Les Grobstein

Sports radio has lost a famed Chicago voice. That would be Les Grobstein, a figure on several stations in the area for over 50 years and a regular overnight host for 670 The Score since 2009. As Chicago media reporter Robert Feder wrote in the first link above, Grobstein was found dead Sunday afternoon at his home in Elk Grove Village, as per 670 The Score program director Mitch Rosen. Grobstein’s family is raising money for his funeral expenses on GoFundMe here. Paul Sullivan of The Chicago Tribune has some more on what made Grobstein a key local sports figure:

Les Grobstein was the keeper of “the tape,” and if you had to ask, “What tape?” you didn’t know Les.

For the uninitiated, “the tape” was the profanity-laden postgame interview with former Chicago Cubs manager Lee Elia, which Grobstein recorded for his radio station and helped turn into one of the most famous stories in local sports lore.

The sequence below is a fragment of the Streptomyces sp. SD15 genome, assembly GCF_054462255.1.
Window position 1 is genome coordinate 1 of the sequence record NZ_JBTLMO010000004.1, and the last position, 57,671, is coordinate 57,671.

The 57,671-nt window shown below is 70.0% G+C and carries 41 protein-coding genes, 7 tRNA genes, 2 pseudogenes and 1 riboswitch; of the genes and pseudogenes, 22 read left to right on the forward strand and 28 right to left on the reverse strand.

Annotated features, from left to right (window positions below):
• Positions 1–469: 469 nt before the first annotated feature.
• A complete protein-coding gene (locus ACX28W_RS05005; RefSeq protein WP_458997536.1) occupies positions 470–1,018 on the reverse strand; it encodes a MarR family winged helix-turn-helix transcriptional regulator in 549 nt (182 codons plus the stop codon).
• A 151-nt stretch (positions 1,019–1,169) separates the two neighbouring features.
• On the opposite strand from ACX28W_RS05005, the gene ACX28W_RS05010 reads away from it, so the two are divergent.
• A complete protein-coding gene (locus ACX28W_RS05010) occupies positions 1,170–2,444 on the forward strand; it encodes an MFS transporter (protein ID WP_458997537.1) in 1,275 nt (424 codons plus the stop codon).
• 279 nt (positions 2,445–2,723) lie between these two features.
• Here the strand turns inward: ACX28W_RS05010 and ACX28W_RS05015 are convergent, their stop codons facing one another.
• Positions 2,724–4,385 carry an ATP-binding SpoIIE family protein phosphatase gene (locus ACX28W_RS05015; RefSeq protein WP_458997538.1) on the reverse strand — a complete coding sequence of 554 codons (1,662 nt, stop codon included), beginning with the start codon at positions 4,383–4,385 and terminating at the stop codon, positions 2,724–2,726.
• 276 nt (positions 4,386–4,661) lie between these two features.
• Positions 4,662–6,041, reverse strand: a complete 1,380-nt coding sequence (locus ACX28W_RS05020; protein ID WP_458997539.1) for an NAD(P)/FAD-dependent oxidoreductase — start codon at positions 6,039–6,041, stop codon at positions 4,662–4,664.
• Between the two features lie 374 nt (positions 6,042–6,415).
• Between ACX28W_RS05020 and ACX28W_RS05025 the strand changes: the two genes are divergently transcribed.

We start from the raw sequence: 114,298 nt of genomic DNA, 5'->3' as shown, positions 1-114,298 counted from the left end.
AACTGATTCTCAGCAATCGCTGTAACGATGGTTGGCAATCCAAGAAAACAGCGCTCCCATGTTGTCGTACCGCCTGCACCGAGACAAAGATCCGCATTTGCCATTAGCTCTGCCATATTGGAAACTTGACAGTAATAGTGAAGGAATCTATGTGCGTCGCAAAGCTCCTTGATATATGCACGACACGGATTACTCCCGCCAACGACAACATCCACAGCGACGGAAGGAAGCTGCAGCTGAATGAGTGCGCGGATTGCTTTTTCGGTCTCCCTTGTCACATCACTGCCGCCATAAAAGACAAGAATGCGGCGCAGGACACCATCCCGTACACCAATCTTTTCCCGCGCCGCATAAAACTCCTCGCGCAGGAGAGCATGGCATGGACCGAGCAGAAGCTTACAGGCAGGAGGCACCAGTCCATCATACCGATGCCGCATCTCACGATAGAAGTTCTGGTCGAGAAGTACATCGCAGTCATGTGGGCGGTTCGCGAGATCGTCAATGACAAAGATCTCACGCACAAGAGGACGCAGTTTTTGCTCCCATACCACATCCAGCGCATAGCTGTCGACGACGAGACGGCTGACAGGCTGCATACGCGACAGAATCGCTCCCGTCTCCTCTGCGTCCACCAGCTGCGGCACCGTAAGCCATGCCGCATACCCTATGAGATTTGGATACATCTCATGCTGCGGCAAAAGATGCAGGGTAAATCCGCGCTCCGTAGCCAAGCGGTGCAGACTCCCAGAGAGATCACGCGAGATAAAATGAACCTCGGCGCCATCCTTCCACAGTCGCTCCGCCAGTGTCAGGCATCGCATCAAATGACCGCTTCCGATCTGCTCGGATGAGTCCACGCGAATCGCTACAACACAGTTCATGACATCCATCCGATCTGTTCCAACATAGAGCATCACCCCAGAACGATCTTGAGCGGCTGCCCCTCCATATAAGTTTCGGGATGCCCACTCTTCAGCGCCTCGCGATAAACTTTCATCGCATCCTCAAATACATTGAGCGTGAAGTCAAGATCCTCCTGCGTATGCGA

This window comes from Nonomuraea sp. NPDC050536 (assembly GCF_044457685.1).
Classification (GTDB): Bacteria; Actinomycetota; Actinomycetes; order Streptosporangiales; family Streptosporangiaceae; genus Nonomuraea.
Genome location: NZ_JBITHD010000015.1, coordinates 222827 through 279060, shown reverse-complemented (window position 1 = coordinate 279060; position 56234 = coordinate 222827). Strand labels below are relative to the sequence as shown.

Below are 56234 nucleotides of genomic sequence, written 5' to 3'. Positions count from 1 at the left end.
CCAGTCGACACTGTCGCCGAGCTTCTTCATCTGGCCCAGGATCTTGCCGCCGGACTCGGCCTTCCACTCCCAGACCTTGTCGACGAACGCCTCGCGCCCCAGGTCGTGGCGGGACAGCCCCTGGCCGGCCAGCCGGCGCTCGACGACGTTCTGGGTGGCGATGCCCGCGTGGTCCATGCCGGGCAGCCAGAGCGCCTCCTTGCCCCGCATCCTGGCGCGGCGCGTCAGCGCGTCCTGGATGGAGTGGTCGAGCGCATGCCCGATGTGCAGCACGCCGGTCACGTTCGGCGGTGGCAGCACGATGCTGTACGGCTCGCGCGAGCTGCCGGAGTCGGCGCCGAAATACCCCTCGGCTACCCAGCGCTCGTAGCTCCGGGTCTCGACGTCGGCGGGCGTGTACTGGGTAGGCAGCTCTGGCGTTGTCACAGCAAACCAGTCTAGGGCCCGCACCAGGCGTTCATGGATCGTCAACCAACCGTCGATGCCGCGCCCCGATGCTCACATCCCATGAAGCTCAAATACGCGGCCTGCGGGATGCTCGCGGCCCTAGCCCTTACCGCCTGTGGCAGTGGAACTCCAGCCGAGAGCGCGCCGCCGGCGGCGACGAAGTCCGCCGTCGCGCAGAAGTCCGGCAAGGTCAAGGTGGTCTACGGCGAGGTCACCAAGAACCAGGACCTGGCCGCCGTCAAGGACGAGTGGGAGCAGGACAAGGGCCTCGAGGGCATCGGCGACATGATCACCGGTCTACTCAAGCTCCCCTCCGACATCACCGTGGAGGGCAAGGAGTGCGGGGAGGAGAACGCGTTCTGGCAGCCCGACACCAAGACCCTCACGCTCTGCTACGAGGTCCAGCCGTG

…Grobstein spent more than 50 years reporting and commenting on the Chicago sports scene and was in press boxes in his final days. Just last month at a Loyola-DePaul basketball game, Grobstein was asked the last time the two schools had met in a really “big” game.

“When Ray Meyer was coach,” he said, referring to the late DePaul legend, before going into a long story about the era.

If it was a Chicago sports fact and Grobstein confirmed it, you didn’t have to go to the internet to fact-check. He was that good.

Some of Grobstein’s past work includes time as a stringer phoning in scores and quotes to the Associated Press and local TV stations, time as a reporter for WLS 980, Tributes to Grobstein have poured in on Twitter, including ones from Northwestern coach Pat Fitzgerald, Bulls’ radio voice (and long-time Chicago radio figure) Chuck Swirsky, and many others:

For those looking to help the Grobstein family (Les’ long-time partner Kathy and son Scott) with funeral costs, that fundraiser is here.

[Photo from GoFundMe]

About Andrew Bucholtz

Andrew Bucholtz is a staff writer for Awful Announcing and The Comeback. He previously worked at Yahoo! Sports Canada and Black Press.